A Life Unexpected: Frum and Childless

“. . . and the childless one should not say, ‘Look, I am a shriveled tree.’ For this is what Hashem said to the barren ones who observe My Sabbaths and choose what I desire and hold tightly onto My covenant: In My house and within My walls I will give to them a place […]

NCSY Turns Sixty

Gone are the days of saddle shoes, jukeboxes, love beads and disco. Ultimately, even Facebook will suffer the same fate. Teenagers grow up; rages fade. With one exception. NCSY. Six decades strong, NCSY continues to make traditional Judaism inspiring and relevant to teens, no matter what era. Back in the 1950s, when many American synagogues […]

Marror in December?

OU Kosher Begins Preparations for Passover Well in Advance of the Holiday While the rest of us are playing dreidel and eating latkes, the OU Kosher staff is knee-deep in charoses and matzah balls. Alleviating the inevitable pre-Pesach panic that descends upon kosher consumers takes planning. So OU Kosher thinks marror in December. “We begin […]

Conversing with Chief Rabbi Dr. Warren Goldstein

From Johannesburg Shall Go Forth Torah  South Africa’s first native chief rabbi, who is successfully strengthening Yiddishkeit on the home front, has gone global with a worldwide learning program. Despite its relatively small size—an estimated population of 70,000—the South African Jewish community is thriving religiously. While the community is mostly traditional, it boasts a burgeoning […]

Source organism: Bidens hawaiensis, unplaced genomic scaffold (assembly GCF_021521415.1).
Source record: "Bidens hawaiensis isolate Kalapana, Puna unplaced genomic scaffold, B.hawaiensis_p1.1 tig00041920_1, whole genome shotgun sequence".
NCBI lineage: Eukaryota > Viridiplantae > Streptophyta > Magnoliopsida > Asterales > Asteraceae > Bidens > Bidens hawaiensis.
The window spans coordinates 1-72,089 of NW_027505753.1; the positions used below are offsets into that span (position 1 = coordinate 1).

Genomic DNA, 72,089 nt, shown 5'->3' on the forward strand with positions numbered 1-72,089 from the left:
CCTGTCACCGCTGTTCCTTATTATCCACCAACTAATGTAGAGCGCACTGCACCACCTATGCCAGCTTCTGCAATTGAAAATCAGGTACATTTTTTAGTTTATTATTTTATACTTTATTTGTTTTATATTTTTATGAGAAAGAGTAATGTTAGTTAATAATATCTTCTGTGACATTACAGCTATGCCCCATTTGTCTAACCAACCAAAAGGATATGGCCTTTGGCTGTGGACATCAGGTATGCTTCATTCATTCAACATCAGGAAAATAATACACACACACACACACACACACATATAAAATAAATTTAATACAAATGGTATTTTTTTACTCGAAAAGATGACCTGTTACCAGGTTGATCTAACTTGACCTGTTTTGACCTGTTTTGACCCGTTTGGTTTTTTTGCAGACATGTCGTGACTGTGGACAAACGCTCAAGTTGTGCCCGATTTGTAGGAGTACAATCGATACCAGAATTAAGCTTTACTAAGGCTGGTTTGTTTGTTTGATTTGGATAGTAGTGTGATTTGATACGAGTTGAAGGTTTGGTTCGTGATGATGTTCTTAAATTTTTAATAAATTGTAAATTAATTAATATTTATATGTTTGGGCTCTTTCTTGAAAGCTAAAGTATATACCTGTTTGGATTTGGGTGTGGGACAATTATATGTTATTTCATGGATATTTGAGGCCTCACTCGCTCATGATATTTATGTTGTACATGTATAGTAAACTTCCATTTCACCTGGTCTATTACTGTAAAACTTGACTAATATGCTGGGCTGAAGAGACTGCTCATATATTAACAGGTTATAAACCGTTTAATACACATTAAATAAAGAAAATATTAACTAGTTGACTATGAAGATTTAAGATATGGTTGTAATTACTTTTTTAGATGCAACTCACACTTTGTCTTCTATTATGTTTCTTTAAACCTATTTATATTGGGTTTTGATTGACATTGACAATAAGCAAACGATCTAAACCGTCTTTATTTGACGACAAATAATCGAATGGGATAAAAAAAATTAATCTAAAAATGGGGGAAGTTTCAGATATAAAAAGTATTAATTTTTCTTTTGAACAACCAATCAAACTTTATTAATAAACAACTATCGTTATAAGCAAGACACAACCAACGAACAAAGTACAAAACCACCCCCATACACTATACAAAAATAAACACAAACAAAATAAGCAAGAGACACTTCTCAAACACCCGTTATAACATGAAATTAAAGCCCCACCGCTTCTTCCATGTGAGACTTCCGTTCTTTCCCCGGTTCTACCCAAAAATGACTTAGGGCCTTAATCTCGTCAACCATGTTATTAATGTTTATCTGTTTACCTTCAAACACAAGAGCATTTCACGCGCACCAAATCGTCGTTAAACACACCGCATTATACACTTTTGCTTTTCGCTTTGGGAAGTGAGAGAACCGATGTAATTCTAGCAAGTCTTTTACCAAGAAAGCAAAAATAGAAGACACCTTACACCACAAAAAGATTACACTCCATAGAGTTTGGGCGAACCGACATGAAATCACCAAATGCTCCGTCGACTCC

From the Ground Up: Growing Torah in the Garden State

A trio of resourceful rabbis discovered the winning recipe to creating a frum community from scratch. They identified regions where Jews were plentiful but Judaism was scarce, and employed the motto “Give them Torah and they will come.” It worked. South Jersey’s spiritual transformation began with three modern-day pioneers who set out to teach Torah […]

Cherry Hill: In-Town Community with an Out-of-Town Feel